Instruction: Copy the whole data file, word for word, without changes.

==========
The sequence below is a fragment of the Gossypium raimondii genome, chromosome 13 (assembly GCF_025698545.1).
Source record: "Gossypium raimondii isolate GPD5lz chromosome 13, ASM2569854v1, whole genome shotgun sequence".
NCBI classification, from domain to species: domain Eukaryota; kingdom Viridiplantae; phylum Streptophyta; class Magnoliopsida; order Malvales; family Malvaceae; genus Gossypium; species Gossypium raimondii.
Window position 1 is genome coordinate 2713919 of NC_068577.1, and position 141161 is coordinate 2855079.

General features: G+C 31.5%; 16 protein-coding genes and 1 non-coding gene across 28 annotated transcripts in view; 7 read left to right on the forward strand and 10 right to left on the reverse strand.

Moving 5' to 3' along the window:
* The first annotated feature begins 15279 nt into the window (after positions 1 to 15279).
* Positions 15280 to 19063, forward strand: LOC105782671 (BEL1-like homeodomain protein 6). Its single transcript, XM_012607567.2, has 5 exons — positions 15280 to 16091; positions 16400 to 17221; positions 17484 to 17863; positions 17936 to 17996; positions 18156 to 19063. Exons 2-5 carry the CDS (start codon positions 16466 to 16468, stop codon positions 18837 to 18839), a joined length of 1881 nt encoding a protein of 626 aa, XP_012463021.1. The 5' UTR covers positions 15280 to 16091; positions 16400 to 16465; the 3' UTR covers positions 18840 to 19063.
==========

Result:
The sequence below is a fragment of the Gossypium raimondii genome, chromosome 13 (assembly GCF_025698545.1).
Source record: "Gossypium raimondii isolate GPD5lz chromosome 13, ASM2569854v1, whole genome shotgun sequence".
NCBI classification, from domain to species: domain Eukaryota; kingdom Viridiplantae; phylum Streptophyta; class Magnoliopsida; order Malvales; family Malvaceae; genus Gossypium; species Gossypium raimondii.
Window position 1 is genome coordinate 2713919 of NC_068577.1, and position 141161 is coordinate 2855079.

General features: G+C 31.5%; 16 protein-coding genes and 1 non-coding gene across 28 annotated transcripts in view; 7 read left to right on the forward strand and 10 right to left on the reverse strand.

Moving 5' to 3' along the window:
* The first annotated feature begins 15279 nt into the window (after positions 1 to 15279).
* Positions 15280 to 19063, forward strand: LOC105782671 (BEL1-like homeodomain protein 6). Its single transcript, XM_012607567.2, has 5 exons — positions 15280 to 16091; positions 16400 to 17221; positions 17484 to 17863; positions 17936 to 17996; positions 18156 to 19063. Exons 2-5 carry the CDS (start codon positions 16466 to 16468, stop codon positions 18837 to 18839), a joined length of 1881 nt encoding a protein of 626 aa, XP_012463021.1. The 5' UTR covers positions 15280 to 16091; positions 16400 to 16465; the 3' UTR covers positions 18840 to 19063.